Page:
ILC: Searching for a functional cure while battling rivals, Vir and Alnylam post hep B data peek

hepatitis B virus
Hepatitis B virus (Institute for Molecular Virology - University of Wisconsin–Madison)

The battle to be the first RNAi to help cure hepatitis B is heating up as Vir Biotechnology and partner Alnylam release ongoing data and rivals line up with their own results at the International Liver Congress (ILC) 2020.

We’ve had to wait: ILC 2020 was meant to happen back in April in London, but COVID-19 chaos caused its delay and digitization until this week.

And while nonalcoholic steatohepatitis remains a key focus for investors out of this event (and Gilead Sciences is dropping some new data on Saturday), hepatitis B, a condition that affects 300 million people worldwide and can cause long-term liver damage if left untreated, still remains a major disease target.

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It’s been a tough nut to crack, with the likes of Roche and Arbutus falling to the wayside in recent years after flops and safety worries. In clinical terms, a functional cure for hep B would cut levels of the virus’s surface antigen and DNA to undetectable levels—and keep them there six months after the patient finished treatment.

What Gilead managed in hepatitis C with Sovaldi and Harvoni, both of which can effectively cure people of the disease, a number of big-name biotechs and pharmas are now aiming to achieve with hepatitis B.

There are already several antivirals approved to treat chronic hepatitis B, including Roche’s Pegasys, a pegylated interferon, but nothing as successful as what we now have to treat hepatitis C.

The new hope is coming from RNA technology and its potential to cure this disease. George Scangos’ Vir and partner Alnylam, an RNA specialist (and the first company to even have an RNA drug approved), alongside phoenix from the flames Arrowhead and partner Johnson & Johnson, are leading the hep B RNA race.

With Vir battling to find a treatment for COVID-19, its work in hep B is being largely ignored by investors, with its Alnylam partnership also now extending to COVID-19; however, it still remains a major part of the pair’s R&D pipeline.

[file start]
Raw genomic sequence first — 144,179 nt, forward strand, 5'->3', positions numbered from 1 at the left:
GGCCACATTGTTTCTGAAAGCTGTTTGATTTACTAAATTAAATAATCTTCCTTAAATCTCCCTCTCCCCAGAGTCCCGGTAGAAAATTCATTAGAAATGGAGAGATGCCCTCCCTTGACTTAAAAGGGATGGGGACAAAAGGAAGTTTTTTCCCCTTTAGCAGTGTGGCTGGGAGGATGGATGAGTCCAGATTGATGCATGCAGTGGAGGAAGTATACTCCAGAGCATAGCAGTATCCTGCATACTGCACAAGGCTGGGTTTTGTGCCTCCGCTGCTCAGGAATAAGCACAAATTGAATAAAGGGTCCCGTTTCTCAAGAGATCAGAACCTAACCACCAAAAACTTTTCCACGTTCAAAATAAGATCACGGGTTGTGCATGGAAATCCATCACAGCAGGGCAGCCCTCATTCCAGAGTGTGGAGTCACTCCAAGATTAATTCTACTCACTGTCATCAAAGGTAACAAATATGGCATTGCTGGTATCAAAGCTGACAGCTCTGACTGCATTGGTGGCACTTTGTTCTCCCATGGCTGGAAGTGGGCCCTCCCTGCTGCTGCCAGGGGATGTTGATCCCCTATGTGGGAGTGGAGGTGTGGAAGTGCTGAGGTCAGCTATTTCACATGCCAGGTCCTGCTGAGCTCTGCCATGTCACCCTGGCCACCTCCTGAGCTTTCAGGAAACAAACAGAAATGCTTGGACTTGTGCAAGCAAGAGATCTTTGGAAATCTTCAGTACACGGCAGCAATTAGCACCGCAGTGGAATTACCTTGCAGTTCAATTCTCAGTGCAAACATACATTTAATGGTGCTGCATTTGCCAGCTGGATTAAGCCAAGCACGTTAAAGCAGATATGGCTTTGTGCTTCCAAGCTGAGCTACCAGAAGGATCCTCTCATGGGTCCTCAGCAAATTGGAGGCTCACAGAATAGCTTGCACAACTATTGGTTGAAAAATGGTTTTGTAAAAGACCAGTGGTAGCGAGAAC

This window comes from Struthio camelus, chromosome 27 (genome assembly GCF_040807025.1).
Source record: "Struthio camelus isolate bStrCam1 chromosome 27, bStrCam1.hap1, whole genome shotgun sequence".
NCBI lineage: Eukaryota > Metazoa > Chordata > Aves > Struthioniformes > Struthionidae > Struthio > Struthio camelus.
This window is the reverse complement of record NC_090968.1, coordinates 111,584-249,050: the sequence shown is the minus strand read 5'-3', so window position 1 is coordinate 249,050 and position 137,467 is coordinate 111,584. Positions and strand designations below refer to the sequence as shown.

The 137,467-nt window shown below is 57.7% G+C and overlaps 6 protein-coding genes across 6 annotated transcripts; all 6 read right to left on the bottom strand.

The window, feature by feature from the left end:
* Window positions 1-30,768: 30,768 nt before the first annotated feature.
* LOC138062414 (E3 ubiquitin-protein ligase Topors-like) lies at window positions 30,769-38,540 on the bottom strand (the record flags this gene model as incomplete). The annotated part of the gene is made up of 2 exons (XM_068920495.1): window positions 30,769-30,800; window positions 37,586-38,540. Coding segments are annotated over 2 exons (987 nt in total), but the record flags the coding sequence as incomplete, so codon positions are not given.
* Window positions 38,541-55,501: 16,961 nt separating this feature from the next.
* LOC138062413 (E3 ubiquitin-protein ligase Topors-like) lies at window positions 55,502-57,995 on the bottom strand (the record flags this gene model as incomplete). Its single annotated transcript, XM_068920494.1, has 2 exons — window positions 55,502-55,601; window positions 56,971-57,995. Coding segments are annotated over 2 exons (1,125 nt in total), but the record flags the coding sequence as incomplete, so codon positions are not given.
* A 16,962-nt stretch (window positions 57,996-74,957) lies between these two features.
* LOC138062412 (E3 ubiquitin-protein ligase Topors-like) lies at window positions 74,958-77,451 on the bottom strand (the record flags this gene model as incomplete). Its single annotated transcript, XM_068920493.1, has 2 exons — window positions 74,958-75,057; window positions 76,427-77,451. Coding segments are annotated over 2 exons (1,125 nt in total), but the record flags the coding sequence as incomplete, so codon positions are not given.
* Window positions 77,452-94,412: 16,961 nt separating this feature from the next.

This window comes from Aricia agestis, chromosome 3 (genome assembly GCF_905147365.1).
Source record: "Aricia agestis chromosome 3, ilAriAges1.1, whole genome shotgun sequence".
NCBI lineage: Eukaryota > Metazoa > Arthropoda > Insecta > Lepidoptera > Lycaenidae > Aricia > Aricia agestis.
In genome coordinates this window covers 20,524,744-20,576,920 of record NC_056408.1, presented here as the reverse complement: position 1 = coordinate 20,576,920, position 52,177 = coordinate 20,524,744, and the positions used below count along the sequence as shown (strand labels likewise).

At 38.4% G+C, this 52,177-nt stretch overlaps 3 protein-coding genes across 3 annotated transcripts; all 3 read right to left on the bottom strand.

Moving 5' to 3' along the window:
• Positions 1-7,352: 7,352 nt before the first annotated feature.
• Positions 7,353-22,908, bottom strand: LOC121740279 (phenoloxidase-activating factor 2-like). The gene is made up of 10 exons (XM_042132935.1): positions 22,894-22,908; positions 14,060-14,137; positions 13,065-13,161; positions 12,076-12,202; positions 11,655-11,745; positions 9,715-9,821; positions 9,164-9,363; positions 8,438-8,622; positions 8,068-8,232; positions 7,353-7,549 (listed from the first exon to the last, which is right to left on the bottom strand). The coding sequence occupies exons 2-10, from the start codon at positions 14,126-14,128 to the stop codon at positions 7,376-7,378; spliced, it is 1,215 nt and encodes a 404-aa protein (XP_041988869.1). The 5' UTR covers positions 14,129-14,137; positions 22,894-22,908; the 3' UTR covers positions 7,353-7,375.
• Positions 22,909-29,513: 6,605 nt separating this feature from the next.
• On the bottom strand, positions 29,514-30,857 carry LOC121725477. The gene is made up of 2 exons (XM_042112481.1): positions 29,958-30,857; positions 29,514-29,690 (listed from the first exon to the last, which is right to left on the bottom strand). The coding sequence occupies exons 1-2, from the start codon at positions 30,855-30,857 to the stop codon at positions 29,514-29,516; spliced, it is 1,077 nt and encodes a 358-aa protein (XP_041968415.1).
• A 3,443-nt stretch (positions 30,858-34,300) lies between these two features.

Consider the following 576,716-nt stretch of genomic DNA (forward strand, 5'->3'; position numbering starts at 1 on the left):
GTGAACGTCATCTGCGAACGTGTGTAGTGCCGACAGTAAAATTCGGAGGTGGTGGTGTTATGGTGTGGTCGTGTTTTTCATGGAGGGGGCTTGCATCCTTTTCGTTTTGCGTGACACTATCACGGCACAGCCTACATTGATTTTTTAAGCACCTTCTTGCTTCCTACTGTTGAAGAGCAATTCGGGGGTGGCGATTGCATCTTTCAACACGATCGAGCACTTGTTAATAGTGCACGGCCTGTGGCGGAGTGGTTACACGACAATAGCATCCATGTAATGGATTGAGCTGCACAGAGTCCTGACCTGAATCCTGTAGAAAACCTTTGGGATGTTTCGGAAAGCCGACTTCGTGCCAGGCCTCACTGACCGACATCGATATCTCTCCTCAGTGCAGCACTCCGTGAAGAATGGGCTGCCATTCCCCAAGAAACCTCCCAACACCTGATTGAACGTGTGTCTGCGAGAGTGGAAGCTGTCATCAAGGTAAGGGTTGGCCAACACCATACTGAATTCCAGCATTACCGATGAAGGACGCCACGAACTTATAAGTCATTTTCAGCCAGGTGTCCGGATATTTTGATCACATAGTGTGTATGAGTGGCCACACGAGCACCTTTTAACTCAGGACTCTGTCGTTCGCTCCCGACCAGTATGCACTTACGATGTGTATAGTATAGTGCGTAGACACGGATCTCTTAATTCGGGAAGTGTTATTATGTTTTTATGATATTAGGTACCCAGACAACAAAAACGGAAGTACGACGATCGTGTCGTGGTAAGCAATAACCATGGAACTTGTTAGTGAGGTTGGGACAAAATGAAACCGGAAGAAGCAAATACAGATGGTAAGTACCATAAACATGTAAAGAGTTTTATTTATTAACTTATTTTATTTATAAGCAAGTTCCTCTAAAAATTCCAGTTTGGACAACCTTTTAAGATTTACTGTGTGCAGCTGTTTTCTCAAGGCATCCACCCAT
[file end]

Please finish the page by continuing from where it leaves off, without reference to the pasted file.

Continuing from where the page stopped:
All four companies presented at ILC 2020 today, with Vir and Alnylam unveiling a peek at their ongoing phase 2 of its RNA hopeful VIR-2218 in patients with chronic hepatitis B virus (HBV) on nucleotide/nucleoside reverse transcriptase inhibitors (NRTIs), the current standard of care.

Their therapy is designed to target a conserved region in the HBV X gene. This drug, originally called ALN-HBV-02 before Alnylam licensed it to Vir in 2017, came as part of an infectious disease deal worth up to $1 billion.

VIR-2218 is designed to silence all HBV transcripts, from both cccDNA and integrated DNA, across all 10 HBV genotypes.

The main thrust of Vir’s study is focused on lowering the levels of a surface antigen called HBsAg, one of four hep B transcripts the virus used to duplicate and rebound.

It found that in the ongoing test of 24 patients, a subset of patients in the 50-mg dose level “have achieved maximal decline in HBsAg levels at Week 12,” with a mean decline of 1.5 log10 from baseline in VIR-2218 treated patients.

Vir said that declines in HBsAg “continue in other cohorts with at least two patterns observed: an early response and a  delayed response.” The test did not raise any safety scares.

In July, Vir also kick-started a phase 2 combo test of VIR-2218 and pegylated interferon-alpha, with these sorts of cocktails the likely best way of creating that functional cure. An initial data drop from this is “anticipated in 2021”, Vir said.

Its key rivals using a similar RNA approach are Arrowhead and partner J&J, which a few years back penned a pact with the biotech worth a few hundred million dollars upfront, but with a major $3.5 billion biobucks for the RNAi hep B program.

They both also released data at ILC 2020 today. Investigators here administered three doses of JNJ-3989 to participants in 56 days to evaluate whether giving the RNAi therapy in combination with an existing treatment can degrade viral RNA and inhibit DNA formation to reduce levels of HBsAg.

The study then tracked the subjects for 48 weeks after the administration of the final dose of JNJ-3989.

By the end of the follow-up, 15 of the 38 patients who initially responded to JNJ-3989 still had a -1.0 log10 IU/mL or greater reduction in HBsAg. The average 392-day reduction in HBsAg among the 15 sustained responders was around -2.0 log10 IU/mL.

Bigger and longer-term studies will be needed for both Vir/Alnylam and J&J/Arrowhead, but with safety seemingly not an issue and HBsAg levels generally in the right direction, all four will be hopeful bigger tests will also see positive results.

All four had also been battling another RNAi hopeful, Arbutus, but last year this biotech canned its Roivant-backed oral capsid inhibitor AB-506 in chronic hepatitis B after two healthy people in a phase 1 study ended up developing the very disease the drug was supposed to treat.

Swiss major Roche also ditched an antisense hep B drug back in January but then rebounded after it snagged a $200 million deal with Dicerna and its phase 1 effort DCR-HBVS, another RNAi therapy designed to knock down genes needed to make HBV mRNA and get the virus into liver cells.

The drug, now known as RG6346, is further behind its rivals. And Dicerna reported positive data in early August from its phase 1, with Roche now taking over for its midstage tests.

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